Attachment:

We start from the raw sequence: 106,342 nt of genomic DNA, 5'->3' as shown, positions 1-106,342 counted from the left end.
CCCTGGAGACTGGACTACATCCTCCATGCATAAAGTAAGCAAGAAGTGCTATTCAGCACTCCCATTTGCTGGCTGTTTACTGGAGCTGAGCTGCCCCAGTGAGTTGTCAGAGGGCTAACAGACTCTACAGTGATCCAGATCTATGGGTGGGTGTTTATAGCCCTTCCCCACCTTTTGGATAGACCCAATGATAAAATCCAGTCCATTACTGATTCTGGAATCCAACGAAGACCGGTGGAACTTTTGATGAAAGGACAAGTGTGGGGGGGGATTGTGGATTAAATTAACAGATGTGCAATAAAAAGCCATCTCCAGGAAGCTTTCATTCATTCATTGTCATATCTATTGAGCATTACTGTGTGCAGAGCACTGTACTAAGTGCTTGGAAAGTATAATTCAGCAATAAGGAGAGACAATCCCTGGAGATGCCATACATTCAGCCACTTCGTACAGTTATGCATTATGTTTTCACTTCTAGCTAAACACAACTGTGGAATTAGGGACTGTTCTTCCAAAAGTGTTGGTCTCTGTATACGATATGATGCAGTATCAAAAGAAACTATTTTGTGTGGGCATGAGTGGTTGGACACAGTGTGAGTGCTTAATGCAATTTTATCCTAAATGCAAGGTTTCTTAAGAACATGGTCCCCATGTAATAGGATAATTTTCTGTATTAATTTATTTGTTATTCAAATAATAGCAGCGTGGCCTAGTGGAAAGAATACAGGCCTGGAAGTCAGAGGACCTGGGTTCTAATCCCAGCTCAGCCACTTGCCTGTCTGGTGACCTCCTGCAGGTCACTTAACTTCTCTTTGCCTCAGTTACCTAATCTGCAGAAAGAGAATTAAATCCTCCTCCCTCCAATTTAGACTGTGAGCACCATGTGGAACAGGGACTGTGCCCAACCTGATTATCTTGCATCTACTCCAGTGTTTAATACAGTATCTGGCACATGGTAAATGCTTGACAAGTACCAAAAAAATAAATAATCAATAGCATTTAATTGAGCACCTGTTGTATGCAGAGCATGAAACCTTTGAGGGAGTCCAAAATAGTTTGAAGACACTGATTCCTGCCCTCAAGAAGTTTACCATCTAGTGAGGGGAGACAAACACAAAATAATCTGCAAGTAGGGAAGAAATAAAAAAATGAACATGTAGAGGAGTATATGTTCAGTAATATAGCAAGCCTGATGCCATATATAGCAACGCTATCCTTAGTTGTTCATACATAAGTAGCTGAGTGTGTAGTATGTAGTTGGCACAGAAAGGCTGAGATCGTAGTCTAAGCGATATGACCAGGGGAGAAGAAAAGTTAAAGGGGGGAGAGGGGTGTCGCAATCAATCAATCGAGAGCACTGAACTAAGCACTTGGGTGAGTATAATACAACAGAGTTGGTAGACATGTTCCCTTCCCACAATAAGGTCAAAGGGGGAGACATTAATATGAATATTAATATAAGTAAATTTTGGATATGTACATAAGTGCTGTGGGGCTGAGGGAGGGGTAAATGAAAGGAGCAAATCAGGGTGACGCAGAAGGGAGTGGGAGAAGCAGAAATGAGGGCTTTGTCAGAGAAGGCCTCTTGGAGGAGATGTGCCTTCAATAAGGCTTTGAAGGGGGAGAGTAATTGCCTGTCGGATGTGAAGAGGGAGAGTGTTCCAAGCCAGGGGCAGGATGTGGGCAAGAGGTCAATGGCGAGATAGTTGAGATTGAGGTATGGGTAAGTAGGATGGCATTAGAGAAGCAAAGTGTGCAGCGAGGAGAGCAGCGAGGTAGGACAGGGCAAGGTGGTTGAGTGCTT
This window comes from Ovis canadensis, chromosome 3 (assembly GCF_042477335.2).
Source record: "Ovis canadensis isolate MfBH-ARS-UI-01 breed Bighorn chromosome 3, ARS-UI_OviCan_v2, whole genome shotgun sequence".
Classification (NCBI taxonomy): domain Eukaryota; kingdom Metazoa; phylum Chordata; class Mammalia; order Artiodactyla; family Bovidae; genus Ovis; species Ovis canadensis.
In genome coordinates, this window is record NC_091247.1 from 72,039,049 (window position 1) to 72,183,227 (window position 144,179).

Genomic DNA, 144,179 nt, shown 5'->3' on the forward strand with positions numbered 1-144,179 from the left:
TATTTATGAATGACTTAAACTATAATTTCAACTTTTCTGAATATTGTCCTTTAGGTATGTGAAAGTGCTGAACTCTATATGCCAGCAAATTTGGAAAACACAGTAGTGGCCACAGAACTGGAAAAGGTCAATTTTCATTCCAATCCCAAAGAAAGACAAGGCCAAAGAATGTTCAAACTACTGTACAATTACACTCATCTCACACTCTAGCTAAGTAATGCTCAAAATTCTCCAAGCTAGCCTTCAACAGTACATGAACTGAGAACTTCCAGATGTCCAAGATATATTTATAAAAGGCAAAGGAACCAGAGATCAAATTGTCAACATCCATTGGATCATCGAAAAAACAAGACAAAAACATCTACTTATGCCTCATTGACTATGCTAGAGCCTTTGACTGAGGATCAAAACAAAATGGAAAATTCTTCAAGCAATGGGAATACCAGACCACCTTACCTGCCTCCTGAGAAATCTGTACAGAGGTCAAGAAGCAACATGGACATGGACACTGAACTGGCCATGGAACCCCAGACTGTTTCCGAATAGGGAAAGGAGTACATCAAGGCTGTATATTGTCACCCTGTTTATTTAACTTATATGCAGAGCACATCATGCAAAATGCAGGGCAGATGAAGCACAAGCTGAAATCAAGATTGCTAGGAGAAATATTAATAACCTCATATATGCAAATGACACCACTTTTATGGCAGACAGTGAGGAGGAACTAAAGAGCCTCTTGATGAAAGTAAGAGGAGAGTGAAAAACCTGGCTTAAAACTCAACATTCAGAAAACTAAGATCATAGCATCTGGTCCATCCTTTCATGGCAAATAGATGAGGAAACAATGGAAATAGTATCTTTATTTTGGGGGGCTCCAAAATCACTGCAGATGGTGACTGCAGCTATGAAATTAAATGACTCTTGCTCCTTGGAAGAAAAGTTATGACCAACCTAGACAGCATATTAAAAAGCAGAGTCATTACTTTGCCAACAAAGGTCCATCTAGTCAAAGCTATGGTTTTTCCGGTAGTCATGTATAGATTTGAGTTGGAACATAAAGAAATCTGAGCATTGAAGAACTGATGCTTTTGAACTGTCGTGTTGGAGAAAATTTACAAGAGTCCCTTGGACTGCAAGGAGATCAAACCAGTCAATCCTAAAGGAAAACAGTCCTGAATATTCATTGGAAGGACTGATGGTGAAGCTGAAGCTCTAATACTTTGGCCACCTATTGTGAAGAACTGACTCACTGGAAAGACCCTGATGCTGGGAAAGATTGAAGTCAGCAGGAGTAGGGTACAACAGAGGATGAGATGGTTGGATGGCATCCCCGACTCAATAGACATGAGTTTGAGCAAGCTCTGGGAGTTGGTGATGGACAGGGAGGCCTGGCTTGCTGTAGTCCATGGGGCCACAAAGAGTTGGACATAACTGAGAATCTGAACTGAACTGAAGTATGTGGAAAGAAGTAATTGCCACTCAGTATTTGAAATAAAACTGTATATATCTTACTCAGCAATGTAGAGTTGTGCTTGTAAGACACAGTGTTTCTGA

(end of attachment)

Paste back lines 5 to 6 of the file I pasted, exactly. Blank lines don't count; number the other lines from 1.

Classification (NCBI taxonomy): domain Eukaryota; kingdom Metazoa; phylum Chordata; class Mammalia; order Artiodactyla; family Bovidae; genus Ovis; species Ovis canadensis.
In genome coordinates, this window is record NC_091247.1 from 72,039,049 (window position 1) to 72,183,227 (window position 144,179).